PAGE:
The Truth About Antioxidants: Do They Really Fight the Aging Process?

Long story short: antioxidants help prevent early visible signs of aging in our skin.

As the years go by, our skin gradually loses its ability to produce collagen and elastin. These two molecules are buzzwords in the world of skincare and they’re as important as they seem. Imagine your skin as a road. Collagen and elastin are the infrastructure that make the road drivable. Losing the ability to produce collagen and elastin is part of the natural aging process of the skin. However, there are other reasons you might begin to see your skin aging at a quicker rate.

Here’s an ugly truth: free radicals in your body may be the cause of premature wrinkles and discoloration.

A less ugly truth reminds us that there is a way to prevent the buildup of free radicals in the body, a way to reduce oxidative stress, and a way to boost the overall health of our cells. That truth comes in the form of antioxidants.

The benefits of antioxidants can easily be yours.

Antioxidants are good for us, but why?

Antioxidants are everywhere. They’re in our food, smoothies, skincare creams and even in sunscreen. You know these compounds are good – maybe even great – but do you know why?

Rusting iron, browning avocados and bruised apples… they’ve all got something in common with the aging process. Discoloration, fine lines, and the appearance of wrinkles happens because of oxidation. Oxidation is a gnarly process that damages your skin. It’s likely the cause of premature aging symptoms; you know, liver spots before you’re 40 and fine lines before you’re ready to see them.

Antioxidants are important because they act as a shield against oxidation. In doing so, they minimize the signs of aging and the possibility of future damage to your skin.

Antioxidants: Nature’s Way of Fighting Oxidative Stress

Antioxidants are natural compounds that protect the cells in our bodies. They've been shown to minimize damage from free radicals and oxidation stress.

Free radicals are uncharged, reactive molecules that are produced from oxidation. This process happens naturally in our bodies when we have exposure to external pollution, the breakdown of certain medications internally or even exposure to radiation.

That’s not to say all free radicals are big, bad and full of harm. Some of them might be, but it’s the accumulation of free radicals that creates a problem. Oxidative stress happens when we don’t have enough antioxidants to fight the oxidation process.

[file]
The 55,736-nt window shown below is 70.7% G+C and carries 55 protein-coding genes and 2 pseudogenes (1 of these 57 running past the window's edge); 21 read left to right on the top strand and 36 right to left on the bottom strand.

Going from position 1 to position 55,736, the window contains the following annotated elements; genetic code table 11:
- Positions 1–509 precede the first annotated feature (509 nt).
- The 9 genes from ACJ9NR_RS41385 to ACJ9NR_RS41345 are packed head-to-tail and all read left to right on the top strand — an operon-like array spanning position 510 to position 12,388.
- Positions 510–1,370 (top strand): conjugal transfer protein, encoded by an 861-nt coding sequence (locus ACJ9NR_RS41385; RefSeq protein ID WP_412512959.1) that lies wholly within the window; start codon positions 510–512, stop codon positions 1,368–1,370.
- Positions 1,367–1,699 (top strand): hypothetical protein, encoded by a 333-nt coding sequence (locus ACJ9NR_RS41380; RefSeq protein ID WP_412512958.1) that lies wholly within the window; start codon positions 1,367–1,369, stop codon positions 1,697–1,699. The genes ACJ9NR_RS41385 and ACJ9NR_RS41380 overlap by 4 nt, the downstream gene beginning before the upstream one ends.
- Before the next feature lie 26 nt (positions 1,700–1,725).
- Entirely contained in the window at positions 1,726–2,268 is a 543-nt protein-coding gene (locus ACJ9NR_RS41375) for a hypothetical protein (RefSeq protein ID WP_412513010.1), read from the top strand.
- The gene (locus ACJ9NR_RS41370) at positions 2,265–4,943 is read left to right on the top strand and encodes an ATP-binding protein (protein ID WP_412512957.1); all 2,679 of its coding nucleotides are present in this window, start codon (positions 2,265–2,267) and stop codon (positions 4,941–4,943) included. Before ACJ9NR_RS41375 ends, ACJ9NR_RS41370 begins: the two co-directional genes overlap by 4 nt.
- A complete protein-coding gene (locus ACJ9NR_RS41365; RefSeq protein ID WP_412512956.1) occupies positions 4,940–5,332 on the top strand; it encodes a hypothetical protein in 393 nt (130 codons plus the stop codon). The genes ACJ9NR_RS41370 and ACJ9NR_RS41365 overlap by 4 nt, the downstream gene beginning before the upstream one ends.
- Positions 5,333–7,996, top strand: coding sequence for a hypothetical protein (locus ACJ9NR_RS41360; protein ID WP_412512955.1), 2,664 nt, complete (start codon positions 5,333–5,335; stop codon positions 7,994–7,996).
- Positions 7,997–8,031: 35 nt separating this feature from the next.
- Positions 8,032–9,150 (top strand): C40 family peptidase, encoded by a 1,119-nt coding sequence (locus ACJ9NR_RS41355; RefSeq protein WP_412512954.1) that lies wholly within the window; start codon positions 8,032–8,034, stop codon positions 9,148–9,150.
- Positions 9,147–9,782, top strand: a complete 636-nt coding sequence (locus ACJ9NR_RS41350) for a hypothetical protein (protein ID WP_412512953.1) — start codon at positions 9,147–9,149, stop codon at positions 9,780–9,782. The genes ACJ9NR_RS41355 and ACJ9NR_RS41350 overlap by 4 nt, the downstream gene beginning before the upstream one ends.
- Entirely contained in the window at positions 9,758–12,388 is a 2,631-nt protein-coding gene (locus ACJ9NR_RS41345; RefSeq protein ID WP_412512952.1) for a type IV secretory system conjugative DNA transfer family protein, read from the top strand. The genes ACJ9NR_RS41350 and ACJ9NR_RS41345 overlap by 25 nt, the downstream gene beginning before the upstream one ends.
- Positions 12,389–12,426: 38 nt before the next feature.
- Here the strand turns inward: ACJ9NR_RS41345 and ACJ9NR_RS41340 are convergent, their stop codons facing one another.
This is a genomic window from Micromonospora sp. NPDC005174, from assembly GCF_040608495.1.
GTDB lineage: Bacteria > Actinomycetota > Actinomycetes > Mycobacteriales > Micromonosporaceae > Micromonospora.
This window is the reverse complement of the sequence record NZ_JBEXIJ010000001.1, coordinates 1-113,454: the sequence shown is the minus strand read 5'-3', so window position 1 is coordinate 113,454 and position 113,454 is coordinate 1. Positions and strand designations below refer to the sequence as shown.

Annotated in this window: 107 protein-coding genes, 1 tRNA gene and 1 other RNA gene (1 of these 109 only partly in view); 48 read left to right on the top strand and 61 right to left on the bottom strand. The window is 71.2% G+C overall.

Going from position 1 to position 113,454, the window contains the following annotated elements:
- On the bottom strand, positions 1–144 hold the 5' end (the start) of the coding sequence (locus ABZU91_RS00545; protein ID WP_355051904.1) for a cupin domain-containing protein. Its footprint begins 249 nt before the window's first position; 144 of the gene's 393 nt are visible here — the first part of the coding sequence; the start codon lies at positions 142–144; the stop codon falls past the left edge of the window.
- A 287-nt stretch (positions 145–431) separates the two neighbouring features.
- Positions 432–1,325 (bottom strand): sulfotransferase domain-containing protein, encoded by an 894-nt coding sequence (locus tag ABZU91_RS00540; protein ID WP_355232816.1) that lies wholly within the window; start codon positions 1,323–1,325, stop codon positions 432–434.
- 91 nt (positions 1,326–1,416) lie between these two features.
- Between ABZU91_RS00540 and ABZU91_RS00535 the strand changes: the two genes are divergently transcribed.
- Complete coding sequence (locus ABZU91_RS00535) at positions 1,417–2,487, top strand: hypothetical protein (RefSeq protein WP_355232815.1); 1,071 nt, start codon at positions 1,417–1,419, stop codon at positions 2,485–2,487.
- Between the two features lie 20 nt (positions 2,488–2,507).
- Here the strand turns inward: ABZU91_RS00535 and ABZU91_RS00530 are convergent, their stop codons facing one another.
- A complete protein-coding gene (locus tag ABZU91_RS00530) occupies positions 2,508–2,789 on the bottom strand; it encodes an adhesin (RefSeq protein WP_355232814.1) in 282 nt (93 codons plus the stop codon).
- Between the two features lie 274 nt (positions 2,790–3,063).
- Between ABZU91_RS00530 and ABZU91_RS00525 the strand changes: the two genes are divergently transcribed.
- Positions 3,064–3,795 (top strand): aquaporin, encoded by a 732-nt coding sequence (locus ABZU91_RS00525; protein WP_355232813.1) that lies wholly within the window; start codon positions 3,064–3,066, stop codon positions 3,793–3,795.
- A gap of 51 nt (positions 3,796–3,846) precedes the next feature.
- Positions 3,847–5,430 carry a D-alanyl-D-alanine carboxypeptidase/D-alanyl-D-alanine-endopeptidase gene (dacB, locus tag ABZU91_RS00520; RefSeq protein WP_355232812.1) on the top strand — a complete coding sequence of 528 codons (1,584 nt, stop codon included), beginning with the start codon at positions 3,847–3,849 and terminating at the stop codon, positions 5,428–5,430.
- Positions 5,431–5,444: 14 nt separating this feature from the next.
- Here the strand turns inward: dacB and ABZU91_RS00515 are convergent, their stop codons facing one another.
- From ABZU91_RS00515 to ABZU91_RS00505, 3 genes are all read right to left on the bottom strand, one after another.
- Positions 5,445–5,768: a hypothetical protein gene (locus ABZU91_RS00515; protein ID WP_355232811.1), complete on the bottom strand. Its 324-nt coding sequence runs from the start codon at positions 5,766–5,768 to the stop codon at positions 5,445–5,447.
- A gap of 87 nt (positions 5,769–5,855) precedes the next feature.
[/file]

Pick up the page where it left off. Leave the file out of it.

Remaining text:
Oxidative stress can create all kinds of health issues. The National Center for Biotechnology Information explains, “[oxidative stress] plays a significant role in the formation of degenerative illnesses. This includes autoimmune disorders, cardiovascular diseases, neurodegenerative diseases, cancer, arthritis and cataracts.”

These illnesses aren’t anything we’d like to be a part of.

Antioxidants are on the market after clinical trials and increased research

Antioxidant ingredients fill a variety of skincare products on the market. These formulas are full of antioxidants to produce younger looking skin. While some are by prescription, an increasingly large number of skincare products with antioxidants are available at your favorite cosmetic store.

The cosmetic industry has been harnessing antioxidant compounds like vitamin C, vitamin E, zinc, beta carotene, and more. The range of botanicals and antioxidants infused into beauty products is increasing, and for good reason!

Some antioxidant ingredients are even being actively studied in clinical trials for medicinal use. The research feeding these clinical trials and studies is important. It helps us develop a stronger understanding of how to protect our cells, health, and bodies.


“The use of topical antioxidants is gaining favor,” explains Dr. Patricia Farris, a dermatologist. Her area of expertise is within antioxidants, their benefits and educating pharmaceutical industries regarding their use. “More and more scientific studies are proving their effectiveness.” We like the sound of that!